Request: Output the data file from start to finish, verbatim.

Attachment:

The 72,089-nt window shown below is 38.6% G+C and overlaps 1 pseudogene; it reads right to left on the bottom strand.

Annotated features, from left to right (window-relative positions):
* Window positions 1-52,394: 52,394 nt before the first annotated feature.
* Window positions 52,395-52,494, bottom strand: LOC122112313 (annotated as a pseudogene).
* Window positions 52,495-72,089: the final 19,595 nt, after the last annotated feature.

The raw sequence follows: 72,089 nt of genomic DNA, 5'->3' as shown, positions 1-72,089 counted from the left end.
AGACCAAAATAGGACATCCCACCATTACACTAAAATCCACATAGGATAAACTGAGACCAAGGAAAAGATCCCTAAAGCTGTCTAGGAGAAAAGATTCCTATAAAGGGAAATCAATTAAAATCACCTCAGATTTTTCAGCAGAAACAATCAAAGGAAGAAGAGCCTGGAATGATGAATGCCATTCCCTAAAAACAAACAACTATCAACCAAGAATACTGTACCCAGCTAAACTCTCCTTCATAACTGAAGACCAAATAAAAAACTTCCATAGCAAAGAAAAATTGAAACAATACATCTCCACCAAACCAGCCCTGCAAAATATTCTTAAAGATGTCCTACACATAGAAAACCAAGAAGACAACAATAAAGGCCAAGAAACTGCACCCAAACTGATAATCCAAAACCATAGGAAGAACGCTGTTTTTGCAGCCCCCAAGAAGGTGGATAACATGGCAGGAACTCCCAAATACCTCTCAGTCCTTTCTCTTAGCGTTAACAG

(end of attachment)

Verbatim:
The 72,089-nt window shown below is 38.6% G+C and overlaps 1 pseudogene; it reads right to left on the bottom strand.

Annotated features, from left to right (window-relative positions):
* Window positions 1-52,394: 52,394 nt before the first annotated feature.
* Window positions 52,395-52,494, bottom strand: LOC122112313 (annotated as a pseudogene).
* Window positions 52,495-72,089: the final 19,595 nt, after the last annotated feature.

The raw sequence follows: 72,089 nt of genomic DNA, 5'->3' as shown, positions 1-72,089 counted from the left end.
AGACCAAAATAGGACATCCCACCATTACACTAAAATCCACATAGGATAAACTGAGACCAAGGAAAAGATCCCTAAAGCTGTCTAGGAGAAAAGATTCCTATAAAGGGAAATCAATTAAAATCACCTCAGATTTTTCAGCAGAAACAATCAAAGGAAGAAGAGCCTGGAATGATGAATGCCATTCCCTAAAAACAAACAACTATCAACCAAGAATACTGTACCCAGCTAAACTCTCCTTCATAACTGAAGACCAAATAAAAAACTTCCATAGCAAAGAAAAATTGAAACAATACATCTCCACCAAACCAGCCCTGCAAAATATTCTTAAAGATGTCCTACACATAGAAAACCAAGAAGACAACAATAAAGGCCAAGAAACTGCACCCAAACTGATAATCCAAAACCATAGGAAGAACGCTGTTTTTGCAGCCCCCAAGAAGGTGGATAACATGGCAGGAACTCCCAAATACCTCTCAGTCCTTTCTCTTAGCGTTAACAG